Monday 18 November 2013

Advent: An experience of Eucharist

Advent is fast approaching and with it signifies the end of the Year of Faith. It is a great time of year to look back on our faith journey over the last twelve months as well as to prepare well for the celebration of the birth of Christ. Eucharistic is essential to our lives as disciples of Jesus Christ. It is Eucharistic which binds us together as one family, one body with Christ as the head. The Year of Faith saw many initiatives in parishes around the country and the World to reignite the flame of faith in us all, however, this was just the beginning. It was a time which allowed us to focus on our faith and what it means to us as individuals and as a community. The Year of Faith brought us a new Pope who from his first words has been a living embodiment of faith, faith in action. It is up to us, within our Faith Communities, to fuel and fan this flame of faith.

To help us reflect and to plan. I am republishing a series of reflections on St. Francis and the Eucharist, that we produced for the IEC. The first of these is 'Eucharist as a continual self emptying'. Each reflection is accompanied by a question to help guide us to greater 'communion with Christ and with one another' so that we have the opportunity to 'become what we receive'.

Part 1: Eucharist as a continual self-emptying

‘The Most High Father made know from heaven, through his Holy Angel Gabriel, this Word of the Father – so worthy, so holy and glorious – in the womb of the holy and glorious Virgin Mary, from whose womb He received the flesh of our humanity and frailty. Though He was rich, He wished, together with the Most Blessed Virgin, His mother, to choose poverty in the world beyond all else’ (Later Admonition, 2-6).
For Francis, the self-emptying act of God, the very act of taking on the weakness of humanity and, in turn, making it strong, was central to both his view of Eucharist and of how he orientated his own life. Ilia Delio OFS writes in his book The Humility of God: A Franciscan Perspective that, ‘Incarnation means that God takes on flesh. Jesus is the Word made flesh, a Word from which we could read the ultimate nature of God and of human nature itself’ (Delia, 2005, Pg 38). He continues that ‘the mystery of the Incarnation is that God bends down to meet us wherever we are. God is [both] Most High and most intimately related to us’ (Delia, 2005, Pg 52).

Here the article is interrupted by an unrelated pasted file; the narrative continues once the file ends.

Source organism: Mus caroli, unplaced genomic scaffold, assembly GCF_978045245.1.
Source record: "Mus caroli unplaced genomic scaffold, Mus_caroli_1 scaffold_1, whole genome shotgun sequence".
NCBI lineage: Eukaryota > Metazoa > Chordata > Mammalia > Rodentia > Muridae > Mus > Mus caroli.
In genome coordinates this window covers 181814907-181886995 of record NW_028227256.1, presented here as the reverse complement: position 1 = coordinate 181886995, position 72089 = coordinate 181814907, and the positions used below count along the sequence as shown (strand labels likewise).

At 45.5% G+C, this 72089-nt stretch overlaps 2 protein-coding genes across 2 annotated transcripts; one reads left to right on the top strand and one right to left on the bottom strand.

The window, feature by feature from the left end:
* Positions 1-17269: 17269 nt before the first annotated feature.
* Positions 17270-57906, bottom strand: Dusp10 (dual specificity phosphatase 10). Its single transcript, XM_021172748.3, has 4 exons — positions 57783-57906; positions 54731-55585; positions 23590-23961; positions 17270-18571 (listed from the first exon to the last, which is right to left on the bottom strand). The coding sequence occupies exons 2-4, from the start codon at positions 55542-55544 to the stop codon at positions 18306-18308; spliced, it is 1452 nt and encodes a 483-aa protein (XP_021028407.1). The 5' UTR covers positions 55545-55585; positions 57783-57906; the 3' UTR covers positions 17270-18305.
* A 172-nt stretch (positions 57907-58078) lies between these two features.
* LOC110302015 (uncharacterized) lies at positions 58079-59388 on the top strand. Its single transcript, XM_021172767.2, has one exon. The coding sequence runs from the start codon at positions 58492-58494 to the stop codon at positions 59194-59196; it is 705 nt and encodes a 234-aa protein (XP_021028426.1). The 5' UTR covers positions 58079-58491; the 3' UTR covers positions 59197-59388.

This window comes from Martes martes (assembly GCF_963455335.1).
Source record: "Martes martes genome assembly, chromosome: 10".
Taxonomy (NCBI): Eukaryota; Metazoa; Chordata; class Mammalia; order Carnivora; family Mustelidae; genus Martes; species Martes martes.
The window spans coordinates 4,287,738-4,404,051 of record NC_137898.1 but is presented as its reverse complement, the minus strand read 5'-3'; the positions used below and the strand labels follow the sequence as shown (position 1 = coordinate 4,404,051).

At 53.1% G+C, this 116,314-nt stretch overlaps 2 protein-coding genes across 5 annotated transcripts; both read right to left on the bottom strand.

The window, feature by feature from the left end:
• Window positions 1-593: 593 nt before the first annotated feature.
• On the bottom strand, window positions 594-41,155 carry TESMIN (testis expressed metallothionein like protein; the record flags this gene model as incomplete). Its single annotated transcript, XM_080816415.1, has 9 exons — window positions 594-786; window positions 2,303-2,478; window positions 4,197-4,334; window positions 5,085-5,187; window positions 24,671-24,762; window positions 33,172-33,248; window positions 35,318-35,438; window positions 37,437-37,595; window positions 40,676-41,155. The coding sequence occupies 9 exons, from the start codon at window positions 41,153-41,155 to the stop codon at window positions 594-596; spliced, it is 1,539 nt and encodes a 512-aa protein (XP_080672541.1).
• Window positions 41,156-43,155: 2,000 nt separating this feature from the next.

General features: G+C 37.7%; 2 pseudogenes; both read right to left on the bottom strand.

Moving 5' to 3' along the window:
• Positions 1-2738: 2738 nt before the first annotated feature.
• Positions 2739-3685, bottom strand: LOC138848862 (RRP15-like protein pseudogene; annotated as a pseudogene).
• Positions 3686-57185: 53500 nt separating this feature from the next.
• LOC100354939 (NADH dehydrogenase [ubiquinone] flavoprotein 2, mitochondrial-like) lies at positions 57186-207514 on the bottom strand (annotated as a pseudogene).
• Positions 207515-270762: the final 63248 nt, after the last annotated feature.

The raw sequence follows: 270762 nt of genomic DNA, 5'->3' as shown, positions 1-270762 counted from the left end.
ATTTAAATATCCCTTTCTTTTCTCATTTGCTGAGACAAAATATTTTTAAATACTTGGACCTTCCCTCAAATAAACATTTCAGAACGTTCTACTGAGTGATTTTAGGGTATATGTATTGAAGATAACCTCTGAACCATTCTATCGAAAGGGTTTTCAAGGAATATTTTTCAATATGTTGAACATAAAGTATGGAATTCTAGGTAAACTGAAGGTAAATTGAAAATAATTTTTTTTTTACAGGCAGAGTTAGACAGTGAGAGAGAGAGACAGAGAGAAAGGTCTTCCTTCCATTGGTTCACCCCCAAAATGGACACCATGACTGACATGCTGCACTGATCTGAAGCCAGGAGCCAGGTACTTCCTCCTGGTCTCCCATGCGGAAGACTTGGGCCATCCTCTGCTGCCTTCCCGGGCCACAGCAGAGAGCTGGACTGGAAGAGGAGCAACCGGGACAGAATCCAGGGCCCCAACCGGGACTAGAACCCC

For Francis, Eucharist is a process of continual self-emptying. The first emptying occurred when the word became flesh, this continued in Christ’s choice to live a poor life of embodied humanness, it culminated in the Crucifixion and continues for us in the Eucharist, which makes Christ ‘s offering and self-sacrifice really and truly present to us each day.
As we begin our journey in faith, with Christ, along the pilgrim path towards Advent and Christmas, I pray that we may be granted the Grace to allow us to empty ourselves, making room in our hearts and lives for Christ; however He may present Himself to us.

Let us ask ourselves: How do I experience Christs self-emptying in my daily life?

Br. Martin OFM Cap.


  1. I loved this idea of 'emptying', this has given me a new way of thinking about advent/the nativity/myself/the Eucharist - thank you Franciscan brothers! Mick Shepherd

  2. more re the 'continual emptying' of self - this text has also just occurred to me, 'He must become more, I must become less' ! Mick